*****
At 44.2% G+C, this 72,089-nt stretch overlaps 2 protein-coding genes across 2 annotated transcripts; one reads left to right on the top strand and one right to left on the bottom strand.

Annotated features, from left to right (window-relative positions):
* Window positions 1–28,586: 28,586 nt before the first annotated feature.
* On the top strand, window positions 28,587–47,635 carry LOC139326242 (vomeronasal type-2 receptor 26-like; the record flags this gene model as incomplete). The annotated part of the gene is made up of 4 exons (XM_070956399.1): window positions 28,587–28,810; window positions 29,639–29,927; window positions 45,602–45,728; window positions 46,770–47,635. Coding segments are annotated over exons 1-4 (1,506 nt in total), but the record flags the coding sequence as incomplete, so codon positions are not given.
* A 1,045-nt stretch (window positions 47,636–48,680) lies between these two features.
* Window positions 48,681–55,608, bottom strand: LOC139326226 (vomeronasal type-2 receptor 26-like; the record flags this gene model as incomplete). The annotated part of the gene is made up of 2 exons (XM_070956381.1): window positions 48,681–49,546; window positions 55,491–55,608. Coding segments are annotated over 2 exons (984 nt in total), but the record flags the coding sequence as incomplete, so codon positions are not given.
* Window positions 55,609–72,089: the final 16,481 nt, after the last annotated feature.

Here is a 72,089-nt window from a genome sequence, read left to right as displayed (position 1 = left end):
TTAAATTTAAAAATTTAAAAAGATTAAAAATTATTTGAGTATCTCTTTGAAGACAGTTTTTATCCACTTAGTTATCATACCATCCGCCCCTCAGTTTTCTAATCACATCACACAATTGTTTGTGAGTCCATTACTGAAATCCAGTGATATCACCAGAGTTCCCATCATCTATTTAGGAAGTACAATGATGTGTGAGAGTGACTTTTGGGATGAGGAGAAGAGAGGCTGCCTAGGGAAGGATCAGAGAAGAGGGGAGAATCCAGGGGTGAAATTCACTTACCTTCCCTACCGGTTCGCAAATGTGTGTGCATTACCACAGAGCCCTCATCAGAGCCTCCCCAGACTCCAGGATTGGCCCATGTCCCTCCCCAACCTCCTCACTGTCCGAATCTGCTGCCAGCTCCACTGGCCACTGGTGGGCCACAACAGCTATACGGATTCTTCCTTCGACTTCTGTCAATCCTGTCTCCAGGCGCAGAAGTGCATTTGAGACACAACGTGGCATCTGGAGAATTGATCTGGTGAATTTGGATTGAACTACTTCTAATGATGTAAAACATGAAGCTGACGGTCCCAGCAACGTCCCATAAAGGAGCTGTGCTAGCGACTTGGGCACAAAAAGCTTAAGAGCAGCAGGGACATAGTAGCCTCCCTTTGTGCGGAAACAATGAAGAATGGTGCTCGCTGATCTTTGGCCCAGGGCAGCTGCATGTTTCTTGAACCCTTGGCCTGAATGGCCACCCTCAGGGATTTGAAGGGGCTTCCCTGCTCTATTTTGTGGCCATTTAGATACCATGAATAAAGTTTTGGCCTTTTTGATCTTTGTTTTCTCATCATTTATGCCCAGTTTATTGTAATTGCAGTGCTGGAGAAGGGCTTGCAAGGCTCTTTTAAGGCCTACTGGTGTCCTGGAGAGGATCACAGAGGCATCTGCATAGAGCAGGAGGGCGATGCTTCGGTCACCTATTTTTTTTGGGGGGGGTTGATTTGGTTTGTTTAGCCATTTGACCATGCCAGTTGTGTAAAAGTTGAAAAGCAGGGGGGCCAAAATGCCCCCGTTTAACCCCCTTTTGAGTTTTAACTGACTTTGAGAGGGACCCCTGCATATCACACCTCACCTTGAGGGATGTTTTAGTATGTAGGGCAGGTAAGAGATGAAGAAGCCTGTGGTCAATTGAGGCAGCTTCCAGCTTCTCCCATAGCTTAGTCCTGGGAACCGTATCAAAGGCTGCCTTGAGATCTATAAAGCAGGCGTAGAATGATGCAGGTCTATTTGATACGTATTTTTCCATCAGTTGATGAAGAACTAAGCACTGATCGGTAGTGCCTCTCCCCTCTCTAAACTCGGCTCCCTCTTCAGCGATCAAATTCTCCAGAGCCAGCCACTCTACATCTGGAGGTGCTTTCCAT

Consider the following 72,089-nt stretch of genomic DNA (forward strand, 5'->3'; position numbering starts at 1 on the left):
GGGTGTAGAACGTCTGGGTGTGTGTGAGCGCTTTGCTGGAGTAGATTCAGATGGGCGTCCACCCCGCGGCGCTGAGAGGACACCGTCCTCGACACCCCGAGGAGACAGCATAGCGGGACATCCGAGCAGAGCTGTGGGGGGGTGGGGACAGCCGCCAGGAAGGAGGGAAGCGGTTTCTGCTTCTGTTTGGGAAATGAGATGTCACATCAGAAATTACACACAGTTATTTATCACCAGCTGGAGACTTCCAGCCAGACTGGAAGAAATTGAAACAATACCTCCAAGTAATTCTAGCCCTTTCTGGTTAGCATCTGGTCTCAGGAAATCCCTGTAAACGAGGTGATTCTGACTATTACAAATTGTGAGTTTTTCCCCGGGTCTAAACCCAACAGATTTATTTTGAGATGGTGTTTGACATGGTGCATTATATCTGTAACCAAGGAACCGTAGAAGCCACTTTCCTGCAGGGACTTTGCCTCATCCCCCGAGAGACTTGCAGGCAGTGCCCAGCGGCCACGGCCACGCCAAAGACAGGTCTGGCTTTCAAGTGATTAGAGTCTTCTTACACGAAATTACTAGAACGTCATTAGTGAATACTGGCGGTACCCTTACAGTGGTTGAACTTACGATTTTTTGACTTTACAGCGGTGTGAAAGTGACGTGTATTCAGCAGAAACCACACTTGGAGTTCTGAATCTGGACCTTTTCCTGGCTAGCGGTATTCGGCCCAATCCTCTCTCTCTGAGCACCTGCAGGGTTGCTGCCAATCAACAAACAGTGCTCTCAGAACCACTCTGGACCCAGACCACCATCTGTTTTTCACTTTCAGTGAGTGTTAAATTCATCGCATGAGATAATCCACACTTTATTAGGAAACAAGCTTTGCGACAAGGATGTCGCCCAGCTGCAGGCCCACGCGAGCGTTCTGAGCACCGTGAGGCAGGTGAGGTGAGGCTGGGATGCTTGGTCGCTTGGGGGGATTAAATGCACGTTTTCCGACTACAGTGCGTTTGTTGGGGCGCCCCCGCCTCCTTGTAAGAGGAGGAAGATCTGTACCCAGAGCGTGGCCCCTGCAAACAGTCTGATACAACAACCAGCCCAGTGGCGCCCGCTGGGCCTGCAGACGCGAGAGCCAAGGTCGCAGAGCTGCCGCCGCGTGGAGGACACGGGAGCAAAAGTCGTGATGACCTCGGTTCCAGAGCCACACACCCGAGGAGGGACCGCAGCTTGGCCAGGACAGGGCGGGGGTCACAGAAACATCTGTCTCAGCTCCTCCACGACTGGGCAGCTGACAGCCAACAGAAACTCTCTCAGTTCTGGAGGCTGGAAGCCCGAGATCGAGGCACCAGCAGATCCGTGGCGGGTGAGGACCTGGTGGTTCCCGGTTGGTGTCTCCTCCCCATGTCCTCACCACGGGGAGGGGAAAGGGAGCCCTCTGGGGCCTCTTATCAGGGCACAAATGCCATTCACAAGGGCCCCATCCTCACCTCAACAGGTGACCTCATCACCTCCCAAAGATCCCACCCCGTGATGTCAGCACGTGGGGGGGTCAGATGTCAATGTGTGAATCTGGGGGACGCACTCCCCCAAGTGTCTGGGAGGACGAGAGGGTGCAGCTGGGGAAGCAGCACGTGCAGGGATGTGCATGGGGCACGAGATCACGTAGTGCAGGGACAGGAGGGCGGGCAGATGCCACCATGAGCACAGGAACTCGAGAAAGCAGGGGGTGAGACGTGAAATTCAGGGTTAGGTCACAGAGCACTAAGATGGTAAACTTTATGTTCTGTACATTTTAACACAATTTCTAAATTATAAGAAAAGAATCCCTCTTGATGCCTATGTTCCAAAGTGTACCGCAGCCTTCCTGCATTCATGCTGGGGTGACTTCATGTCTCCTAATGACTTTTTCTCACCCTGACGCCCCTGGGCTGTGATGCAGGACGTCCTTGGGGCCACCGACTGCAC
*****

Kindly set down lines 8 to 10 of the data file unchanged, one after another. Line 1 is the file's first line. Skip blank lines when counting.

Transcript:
Here is a 72,089-nt window from a genome sequence, read left to right as displayed (position 1 = left end):
TTAAATTTAAAAATTTAAAAAGATTAAAAATTATTTGAGTATCTCTTTGAAGACAGTTTTTATCCACTTAGTTATCATACCATCCGCCCCTCAGTTTTCTAATCACATCACACAATTGTTTGTGAGTCCATTACTGAAATCCAGTGATATCACCAGAGTTCCCATCATCTATTTAGGAAGTACAATGATGTGTGAGAGTGACTTTTGGGATGAGGAGAAGAGAGGCTGCCTAGGGAAGGATCAGAGAAGAGGGGAGAATCCAGGGGTGAAATTCACTTACCTTCCCTACCGGTTCGCAAATGTGTGTGCATTACCACAGAGCCCTCATCAGAGCCTCCCCAGACTCCAGGATTGGCCCATGTCCCTCCCCAACCTCCTCACTGTCCGAATCTGCTGCCAGCTCCACTGGCCACTGGTGGGCCACAACAGCTATACGGATTCTTCCTTCGACTTCTGTCAATCCTGTCTCCAGGCGCAGAAGTGCATTTGAGACACAACGTGGCATCTGGAGAATTGATCTGGTGAATTTGGATTGAACTACTTCTAATGATGTAAAACATGAAGCTGACGGTCCCAGCAACGTCCCATAAAGGAGCTGTGCTAGCGACTTGGGCACAAAAAGCTTAAGAGCAGCAGGGACATAGTAGCCTCCCTTTGTGCGGAAACAATGAAGAATGGTGCTCGCTGATCTTTGGCCCAGGGCAGCTGCATGTTTCTTGAACCCTTGGCCTGAATGGCCACCCTCAGGGATTTGAAGGGGCTTCCCTGCTCTATTTTGTGGCCATTTAGATACCATGAATAAAGTTTTGGCCTTTTTGATCTTTGTTTTCTCATCATTTATGCCCAGTTTATTGTAATTGCAGTGCTGGAGAAGGGCTTGCAAGGCTCTTTTAAGGCCTACTGGTGTCCTGGAGAGGATCACAGAGGCATCTGCATAGAGCAGGAGGGCGATGCTTCGGTCACCTATTTTTTTTGGGGGGGGTTGATTTGGTTTGTTTAGCCATTTGACCATGCCAGTTGTGTAAAAGTTGAAAAGCAGGGGGGCCAAAATGCCCCCGTTTAACCCCCTTTTGAGTTTTAACTGACTTTGAGAGGGACCCCTGCATATCACACCTCACCTTGAGGGATGTTTTAGTATGTAGGGCAGGTAAGAGATGAAGAAGCCTGTGGTCAATTGAGGCAGCTTCCAGCTTCTCCCATAGCTTAGTCCTGGGAACCGTATCAAAGGCTGCCTTGAGATCTATAAAGCAGGCGTAGAATGATGCAGGTCTATTTGATACGTATTTTTCCATCAGTTGATGAAGAACTAAGCACTGATCGGTAGTGCCTCTCCCCTCTCTAAACTCGGCTCCCTCTTCAGCGATCAAATTCTCCAGAGCCAGCCACTCTACATCTGGAGGTGCTTTCCAT

Consider the following 72,089-nt stretch of genomic DNA (forward strand, 5'->3'; position numbering starts at 1 on the left):